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Scott Jagow: There just seems to be no let-up in concern about the economy. Not here. Not overseas. Minutes from the latest Federal Reserve meeting indicate the Fed is worried. And then there’s this a report from the International Monetary Fund. Jeremy Hobson has more on that.
Jeremy Hobson: The IMF predicts the credit crunch in the U.S. will cost financial markets a trillion dollars in losses. Lenders are just unwilling to cover all the bad bets on mortgage-backed securities. The IMF’s Jaime Caruana outlined steps global financial institutions can take to ease the credit crisis. First and foremost, he said, they need to come clean on their bad investments. And, he said…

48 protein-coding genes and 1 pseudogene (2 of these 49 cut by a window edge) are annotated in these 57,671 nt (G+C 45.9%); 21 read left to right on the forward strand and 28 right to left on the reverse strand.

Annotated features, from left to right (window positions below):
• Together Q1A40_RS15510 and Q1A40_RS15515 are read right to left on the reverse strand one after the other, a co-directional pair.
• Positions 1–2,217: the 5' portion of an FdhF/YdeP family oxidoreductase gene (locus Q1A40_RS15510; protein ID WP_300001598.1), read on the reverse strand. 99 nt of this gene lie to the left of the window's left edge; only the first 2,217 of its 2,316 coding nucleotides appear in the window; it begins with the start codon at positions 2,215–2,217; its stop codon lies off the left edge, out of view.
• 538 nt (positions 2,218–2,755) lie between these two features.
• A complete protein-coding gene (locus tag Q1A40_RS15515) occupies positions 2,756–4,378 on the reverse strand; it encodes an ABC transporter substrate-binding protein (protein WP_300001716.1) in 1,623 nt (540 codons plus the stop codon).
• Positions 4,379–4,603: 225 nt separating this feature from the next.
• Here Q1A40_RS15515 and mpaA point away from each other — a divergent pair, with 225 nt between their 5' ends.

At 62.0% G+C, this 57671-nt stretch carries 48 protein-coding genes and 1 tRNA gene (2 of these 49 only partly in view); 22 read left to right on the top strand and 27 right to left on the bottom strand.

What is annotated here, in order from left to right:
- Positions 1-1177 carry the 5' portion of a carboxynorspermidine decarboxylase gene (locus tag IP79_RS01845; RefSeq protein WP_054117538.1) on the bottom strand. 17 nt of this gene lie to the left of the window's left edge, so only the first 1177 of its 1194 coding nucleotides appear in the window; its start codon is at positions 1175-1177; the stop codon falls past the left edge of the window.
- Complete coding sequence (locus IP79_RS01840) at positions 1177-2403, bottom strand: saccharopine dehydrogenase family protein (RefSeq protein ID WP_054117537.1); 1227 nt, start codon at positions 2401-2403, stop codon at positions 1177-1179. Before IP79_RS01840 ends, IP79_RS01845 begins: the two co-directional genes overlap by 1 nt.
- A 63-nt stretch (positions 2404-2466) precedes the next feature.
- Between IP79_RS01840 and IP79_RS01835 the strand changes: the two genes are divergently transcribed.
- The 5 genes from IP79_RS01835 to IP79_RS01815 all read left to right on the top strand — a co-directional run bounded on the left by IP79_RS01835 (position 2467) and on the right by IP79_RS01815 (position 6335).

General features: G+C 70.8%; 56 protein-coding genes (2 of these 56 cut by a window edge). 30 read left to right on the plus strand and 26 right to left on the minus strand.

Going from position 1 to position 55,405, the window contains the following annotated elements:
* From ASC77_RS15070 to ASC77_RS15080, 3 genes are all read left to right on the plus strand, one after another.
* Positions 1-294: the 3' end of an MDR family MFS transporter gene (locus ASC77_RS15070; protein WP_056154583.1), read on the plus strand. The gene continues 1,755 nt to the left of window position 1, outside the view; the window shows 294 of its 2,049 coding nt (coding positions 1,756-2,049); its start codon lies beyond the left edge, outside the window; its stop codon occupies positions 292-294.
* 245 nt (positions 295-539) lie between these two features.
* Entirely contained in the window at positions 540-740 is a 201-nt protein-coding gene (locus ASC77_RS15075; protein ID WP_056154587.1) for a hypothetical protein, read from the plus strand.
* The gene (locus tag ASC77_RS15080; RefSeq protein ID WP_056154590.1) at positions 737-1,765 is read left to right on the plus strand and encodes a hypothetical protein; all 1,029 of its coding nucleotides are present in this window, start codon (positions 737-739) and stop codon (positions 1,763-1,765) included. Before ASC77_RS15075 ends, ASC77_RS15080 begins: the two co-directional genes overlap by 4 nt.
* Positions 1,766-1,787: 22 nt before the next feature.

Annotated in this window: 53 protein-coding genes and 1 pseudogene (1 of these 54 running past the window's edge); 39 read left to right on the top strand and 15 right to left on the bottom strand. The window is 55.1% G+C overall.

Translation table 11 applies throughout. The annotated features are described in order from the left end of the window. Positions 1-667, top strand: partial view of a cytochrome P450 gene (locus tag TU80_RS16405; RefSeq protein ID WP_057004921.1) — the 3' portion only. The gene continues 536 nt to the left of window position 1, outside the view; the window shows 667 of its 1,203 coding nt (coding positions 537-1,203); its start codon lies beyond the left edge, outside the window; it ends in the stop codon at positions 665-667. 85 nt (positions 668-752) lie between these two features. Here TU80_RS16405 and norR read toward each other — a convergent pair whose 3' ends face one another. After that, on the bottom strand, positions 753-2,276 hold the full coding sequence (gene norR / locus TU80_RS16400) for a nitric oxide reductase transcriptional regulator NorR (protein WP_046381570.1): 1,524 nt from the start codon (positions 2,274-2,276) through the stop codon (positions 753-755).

Jaime Caruana:: It will be necessary also that central banks continue to provide liquidity to financial markets in order to make sure that these financial markets continue to work.
But Michael Mussa at the Peterson Institute for International Economics says central banks outside the U.S. are more concerned about inflation than economic slowdown. And so far, they haven’t been as willing as the Federal Reserve to prime the credit pump with short term loans.
Michael Mussa:: Other countries are not yet seeing the situation as that serious.
Still, Mussa says the credit crisis will dominate the IMF’s spring meeting, which kicks off this weekend.
In Washington, I’m Jeremy Hobson for Marketplace.
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